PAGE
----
It will be May before the House of Bishops can meet and issue a formal statement on the topic of marriage, but I think I can 'in the safety of my own blog' do some of the preliminary reasoning ahead of the discussion. There is absolutely no doubt that the UECNA will come down in the orthodox camp, but the "hows and whys" may well get left out of the final statement.
The first reference to marriage in the Bible is in Genesis in the second account of creation. God makes the animals and beings them to Adam and he names them, "but for Adam there was not found an help meet for him." (Gen. 2.20) So God causes Adam to fall into a deep sleep, he removes one of his ribs, and makes woman. Adam is delighted with the result
"And Adam said, 'This now is bone of my bones, and flesh of my flesh: she shall be called woman, for she was taken out of man.' Therefore shall a man leave his father and mother, and shall cleave unto his wife, and they shall be one flesh." (Genesis 2. 23-24)
God bids the Man and his wife to be fruitful and multiply. St Paul's references to marriage are rooted in the doctrine of marriage expressed in Genesis - so this is important!
At this point I need to bring is Noah. Now this may seem a bit surprising, but there is a reason for this (underlined by the fact that this evening's OT at Evening Prayer was Genesis 19) having to do with the commands that God gives to the descendants of Noah. Now remember that according to Biblical history, Noah is the common ancestor of all those now living. This makes God's instructions too him very important in that God's moral requirements of Noah and his sons are binding on all humanity i.e. the Gentiles. Noah is given seven 'commandments' forbidding among other things idolatry, the taking of meat with the blood, theft, and sexual immorality. It is this last which ties into story of Sodom, where sexual mores seem to have been lax to say the least. Noah and his sons, like Adam and Eve before them are bidden to be 'fruitful and multiply, and replenish the earth.' (Gen 9.1)
The third aspect takes us back to Adam and Eve once more, and it comes from his delighted comment, "At last, bone of my bone, and flesh of my flesh...." St Paul makes a lot of this in his references to marriage. For a start, let's look at what is taken as one of the classic "anti-woman" passages in his Epistles - Ephesians 5.22. Now if you are still listening after St Paul's initial exhortation "Wives be subject to your husbands" what you actually have is an extraordinary passage (Ephesians 5, 22-33)in which Paul glories in the mutual interdependence of husband and wife. His key exhortation is "Husbands, love your wives, even as Christ also loved the Church and gave himself for it. This points to a very high doctrine of marriage indeed, even though St Paul is usually portrayed as being anti-woman!
Now you may be wondering where I am going with this...
In the 1789 preface to the Book of Common Prayer we are assured that 'this Church is far from the intending to depart from the Church of England in any essential point of doctrine, discipline or worship; or further than local circumstances require." (1928 BCP page vi)
Sadly, the 1789 Marriage Office is a bit anaemic, mainly because the causes of Matrimony contained in the revisions of 1549, 1552, 1559, and 1662 are omitted. These ran as follows:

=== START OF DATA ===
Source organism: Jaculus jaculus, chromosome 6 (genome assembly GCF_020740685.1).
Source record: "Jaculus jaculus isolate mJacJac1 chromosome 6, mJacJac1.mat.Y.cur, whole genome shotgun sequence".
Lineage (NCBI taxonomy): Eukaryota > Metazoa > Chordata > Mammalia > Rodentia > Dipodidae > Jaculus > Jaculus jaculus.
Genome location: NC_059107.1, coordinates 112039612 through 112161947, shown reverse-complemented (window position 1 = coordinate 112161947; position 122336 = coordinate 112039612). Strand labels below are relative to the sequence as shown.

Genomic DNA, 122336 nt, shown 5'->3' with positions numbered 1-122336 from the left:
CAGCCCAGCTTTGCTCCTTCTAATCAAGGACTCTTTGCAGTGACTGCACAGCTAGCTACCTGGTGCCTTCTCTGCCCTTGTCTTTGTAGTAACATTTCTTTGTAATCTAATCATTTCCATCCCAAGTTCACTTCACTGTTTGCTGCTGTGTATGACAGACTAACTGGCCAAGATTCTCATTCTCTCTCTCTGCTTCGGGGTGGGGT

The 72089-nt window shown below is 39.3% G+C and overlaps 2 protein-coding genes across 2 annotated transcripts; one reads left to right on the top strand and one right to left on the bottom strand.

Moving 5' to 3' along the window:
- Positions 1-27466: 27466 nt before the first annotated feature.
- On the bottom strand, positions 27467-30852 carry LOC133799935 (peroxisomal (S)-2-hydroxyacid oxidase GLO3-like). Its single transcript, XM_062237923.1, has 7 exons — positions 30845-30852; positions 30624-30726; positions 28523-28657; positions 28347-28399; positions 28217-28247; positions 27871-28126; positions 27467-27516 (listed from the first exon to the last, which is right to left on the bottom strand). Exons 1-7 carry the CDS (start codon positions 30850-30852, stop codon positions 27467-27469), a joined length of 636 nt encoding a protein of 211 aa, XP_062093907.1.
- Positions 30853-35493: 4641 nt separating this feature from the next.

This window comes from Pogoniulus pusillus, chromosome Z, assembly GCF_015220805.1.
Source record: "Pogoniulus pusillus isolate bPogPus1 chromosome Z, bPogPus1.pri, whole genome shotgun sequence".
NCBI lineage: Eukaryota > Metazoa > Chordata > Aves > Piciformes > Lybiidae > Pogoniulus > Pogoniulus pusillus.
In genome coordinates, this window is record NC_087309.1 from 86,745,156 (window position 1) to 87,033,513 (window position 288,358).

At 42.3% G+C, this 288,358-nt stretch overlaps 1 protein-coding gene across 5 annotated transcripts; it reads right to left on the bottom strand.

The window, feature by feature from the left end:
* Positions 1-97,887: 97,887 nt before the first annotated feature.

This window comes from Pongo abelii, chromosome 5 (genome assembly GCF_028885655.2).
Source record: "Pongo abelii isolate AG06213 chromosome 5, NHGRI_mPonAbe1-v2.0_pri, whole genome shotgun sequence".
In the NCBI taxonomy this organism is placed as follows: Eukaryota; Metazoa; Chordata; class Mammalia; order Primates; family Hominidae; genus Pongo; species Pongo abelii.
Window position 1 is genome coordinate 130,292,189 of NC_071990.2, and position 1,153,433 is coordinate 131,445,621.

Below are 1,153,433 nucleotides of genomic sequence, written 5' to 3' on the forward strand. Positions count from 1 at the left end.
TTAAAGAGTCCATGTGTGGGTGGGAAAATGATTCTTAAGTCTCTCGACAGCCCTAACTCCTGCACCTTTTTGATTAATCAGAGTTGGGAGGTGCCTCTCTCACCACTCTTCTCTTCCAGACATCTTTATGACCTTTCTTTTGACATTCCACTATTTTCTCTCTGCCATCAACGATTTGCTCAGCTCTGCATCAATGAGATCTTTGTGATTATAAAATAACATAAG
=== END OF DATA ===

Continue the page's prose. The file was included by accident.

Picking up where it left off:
"First it was ordained for the procreation of children, to be brought up in the fear and the nurture of the Lord, and the praise of his Holy Name.
"Secondly, it was ordained as a remedy against sin, and to avoid fornication; that such persons as have not the gift of continency might marry, and keep themselves undefiled members of Christ's body.
"Thirdly, it was ordained for the mutual society, help, and comfort, that one ought to have to the other, both in prosperity and adversity."
Now these points are echoed elsewhere in the service, so I assume, based on the disclaimer above, that the omission of the causes of matrimony was to make the service shorter. Certainly there was no desire on the part of the Church to alter the nature of the institution of marriage.
The State has a different appreciation of marriage. If you look at Roman Law, marriage is about property, legitimacy, and inheritance. The two institutions - the sacramental relations of Holy Matrimony and the State's marriage contract - coalesced into a single institution. This, I firmly believe, tended towards the greater stability, integrity and morality of society, but I believe we need to be clear what belongs to which aspect of the institution of marriage.
So far as the Church is concerned marriage is routed in Genesis. Man and woman are complimentary and help meets the one to the other. Marriage is instituted - and here the BCP makes a sideways reference to Genesis - "in the time of man's innocence" for the procreation of children, the avoidance of sin, and the mutual help and comfort of the one to the other. These causes of Matrimony - which are contained in the inerrent Word of God constitute an immoveable bar to the Church redefining marriage. Holy Matrimony is what it is. No amount of judicial activism will alter this, and if this means that the Church no longer can accept the State's definition of marriage, then so be it. Christians answer to God, not man!
Like I said, these are preliminary thoughts, and have yet to be systematically worked out. With not quite a third of States allowing "Gay Marriage" I thought it was time to lay out the bare bones of the argument that undergirds the traditional - that is, God given - position on what constitutes Marriage.